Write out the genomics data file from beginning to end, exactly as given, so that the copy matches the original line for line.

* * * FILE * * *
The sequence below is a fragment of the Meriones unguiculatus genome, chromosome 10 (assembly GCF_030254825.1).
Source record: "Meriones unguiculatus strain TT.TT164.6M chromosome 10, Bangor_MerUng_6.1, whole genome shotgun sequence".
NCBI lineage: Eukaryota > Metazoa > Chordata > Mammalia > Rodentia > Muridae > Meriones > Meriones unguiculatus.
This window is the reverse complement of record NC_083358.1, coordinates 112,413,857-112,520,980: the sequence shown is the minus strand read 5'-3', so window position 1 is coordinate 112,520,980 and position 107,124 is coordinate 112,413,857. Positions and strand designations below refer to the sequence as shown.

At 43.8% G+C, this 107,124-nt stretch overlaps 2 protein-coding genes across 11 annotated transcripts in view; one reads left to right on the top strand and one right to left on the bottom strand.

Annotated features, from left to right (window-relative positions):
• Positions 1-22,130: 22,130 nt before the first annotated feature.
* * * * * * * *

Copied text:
The sequence below is a fragment of the Meriones unguiculatus genome, chromosome 10 (assembly GCF_030254825.1).
Source record: "Meriones unguiculatus strain TT.TT164.6M chromosome 10, Bangor_MerUng_6.1, whole genome shotgun sequence".
NCBI lineage: Eukaryota > Metazoa > Chordata > Mammalia > Rodentia > Muridae > Meriones > Meriones unguiculatus.
This window is the reverse complement of record NC_083358.1, coordinates 112,413,857-112,520,980: the sequence shown is the minus strand read 5'-3', so window position 1 is coordinate 112,520,980 and position 107,124 is coordinate 112,413,857. Positions and strand designations below refer to the sequence as shown.

At 43.8% G+C, this 107,124-nt stretch overlaps 2 protein-coding genes across 11 annotated transcripts in view; one reads left to right on the top strand and one right to left on the bottom strand.

Annotated features, from left to right (window-relative positions):
• Positions 1-22,130: 22,130 nt before the first annotated feature.